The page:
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This page contains all of the posts and discussion on MemeStreams referencing the following web page: The Next Bubble, by Eric Janszen | Harper's, February 2008. You can find discussions on MemeStreams as you surf the web, even if you aren't a MemeStreams member, using the Threads Bookmarklet.

The Next Bubble, by Eric Janszen | Harper's, February 2008
by noteworthy at 9:17 pm EST, Jan 7, 2008

In the February 2008 issue of Harper's Magazine, Eric Janszen writes about the economy:

The dot-com crash of the early 2000s should have been followed by decades of soul-searching; instead, even before the old bubble had fully deflated, a new mania began to take hold on the foundation of our long-standing American faith that the wide expansion of home ownership can produce social harmony and national economic well-being. Spurred by the actions of the Federal Reserve, financed by exotic credit derivatives and debt securitization, an already massive real estate sales-and-marketing program expanded to include the desperate issuance of mortgages to the poor and feckless, compounding their troubles and ours.

That the Internet and housing hyperinflations transpired within a period of ten years, each creating trillions of dollars in fake wealth, is, I believe, only the beginning. There will and must be many more such booms, for without them the economy of the United States can no longer function. The bubble cycle has replaced the business cycle.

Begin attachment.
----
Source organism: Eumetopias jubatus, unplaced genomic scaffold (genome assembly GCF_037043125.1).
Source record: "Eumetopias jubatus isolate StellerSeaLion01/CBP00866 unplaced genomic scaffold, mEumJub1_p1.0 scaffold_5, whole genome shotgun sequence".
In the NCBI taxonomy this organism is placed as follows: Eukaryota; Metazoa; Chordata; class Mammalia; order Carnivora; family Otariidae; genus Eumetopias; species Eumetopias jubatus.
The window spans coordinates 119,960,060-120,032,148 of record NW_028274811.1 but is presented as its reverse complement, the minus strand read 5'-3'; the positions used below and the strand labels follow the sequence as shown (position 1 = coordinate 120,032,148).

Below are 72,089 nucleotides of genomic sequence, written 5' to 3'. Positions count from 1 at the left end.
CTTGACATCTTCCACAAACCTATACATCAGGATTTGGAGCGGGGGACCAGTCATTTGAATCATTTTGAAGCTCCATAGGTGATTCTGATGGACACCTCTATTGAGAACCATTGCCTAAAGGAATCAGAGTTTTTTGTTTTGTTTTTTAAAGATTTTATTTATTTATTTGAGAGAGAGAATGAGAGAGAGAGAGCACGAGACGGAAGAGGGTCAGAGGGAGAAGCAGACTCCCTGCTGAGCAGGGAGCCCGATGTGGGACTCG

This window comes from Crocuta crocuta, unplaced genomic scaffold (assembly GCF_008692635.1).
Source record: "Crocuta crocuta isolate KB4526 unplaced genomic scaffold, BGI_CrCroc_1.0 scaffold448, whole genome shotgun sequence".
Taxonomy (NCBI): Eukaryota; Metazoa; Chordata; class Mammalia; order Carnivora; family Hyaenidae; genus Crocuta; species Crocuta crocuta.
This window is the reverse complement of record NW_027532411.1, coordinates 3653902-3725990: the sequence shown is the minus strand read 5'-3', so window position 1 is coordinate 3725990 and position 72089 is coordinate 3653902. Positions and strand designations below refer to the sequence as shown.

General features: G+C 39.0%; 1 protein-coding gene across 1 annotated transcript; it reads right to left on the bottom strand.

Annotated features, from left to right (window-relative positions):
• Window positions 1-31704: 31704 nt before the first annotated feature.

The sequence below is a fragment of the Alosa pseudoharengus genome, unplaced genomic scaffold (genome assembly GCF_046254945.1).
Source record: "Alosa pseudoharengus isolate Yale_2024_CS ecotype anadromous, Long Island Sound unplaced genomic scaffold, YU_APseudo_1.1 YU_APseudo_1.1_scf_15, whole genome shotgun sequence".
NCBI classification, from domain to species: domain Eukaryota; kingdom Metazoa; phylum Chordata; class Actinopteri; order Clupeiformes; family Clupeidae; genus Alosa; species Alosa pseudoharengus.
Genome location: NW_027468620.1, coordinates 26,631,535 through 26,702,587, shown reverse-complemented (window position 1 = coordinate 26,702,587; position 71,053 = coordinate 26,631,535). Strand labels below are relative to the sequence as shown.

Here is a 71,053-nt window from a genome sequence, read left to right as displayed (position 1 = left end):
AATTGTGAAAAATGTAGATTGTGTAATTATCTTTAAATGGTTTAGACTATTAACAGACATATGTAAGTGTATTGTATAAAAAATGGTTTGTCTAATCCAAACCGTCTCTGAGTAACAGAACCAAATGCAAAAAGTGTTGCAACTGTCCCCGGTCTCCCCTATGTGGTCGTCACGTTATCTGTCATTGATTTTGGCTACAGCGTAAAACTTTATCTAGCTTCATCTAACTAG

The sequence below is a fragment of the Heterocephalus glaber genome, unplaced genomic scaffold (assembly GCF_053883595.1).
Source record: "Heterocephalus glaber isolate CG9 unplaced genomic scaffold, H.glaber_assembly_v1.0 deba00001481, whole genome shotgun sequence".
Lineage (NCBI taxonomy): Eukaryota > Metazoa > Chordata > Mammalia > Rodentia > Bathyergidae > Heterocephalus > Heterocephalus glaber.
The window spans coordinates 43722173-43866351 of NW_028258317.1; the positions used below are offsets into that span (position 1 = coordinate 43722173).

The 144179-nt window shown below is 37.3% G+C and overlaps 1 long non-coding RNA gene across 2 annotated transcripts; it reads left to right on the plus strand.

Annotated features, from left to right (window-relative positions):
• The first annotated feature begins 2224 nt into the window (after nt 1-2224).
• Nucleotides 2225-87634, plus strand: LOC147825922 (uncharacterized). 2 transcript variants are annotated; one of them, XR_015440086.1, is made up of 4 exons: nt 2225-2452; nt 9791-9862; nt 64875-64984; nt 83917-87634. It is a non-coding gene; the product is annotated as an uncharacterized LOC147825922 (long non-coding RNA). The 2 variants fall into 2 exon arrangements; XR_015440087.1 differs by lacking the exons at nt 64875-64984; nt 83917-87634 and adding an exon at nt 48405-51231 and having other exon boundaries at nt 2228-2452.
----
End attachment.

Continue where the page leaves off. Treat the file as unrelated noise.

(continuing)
Pick up the February issue today at your local newsstand, or read about it at Janszen's web site.

The Next Bubble, by Eric Janszen | Harper's, February 2008
by noteworthy at 7:33 pm EST, Jan 9, 2008

I recommended this article on Monday, but I would like to draw your attention again to one passage in particular:

Because all asset hyperinflations revert to the mean, we can expect housing prices to decline roughly 38 percent from their peak as they return to something closer to the historical rate of monetary inflation. If the rate of decline stabilizes at between 6 and 7 percent each year, the correction has about six years to go before things stabilize, leaving the FIRE economy in need of $12 trillion. Where will that money come from?

Janszen concludes that the next bubble is alternative energy.

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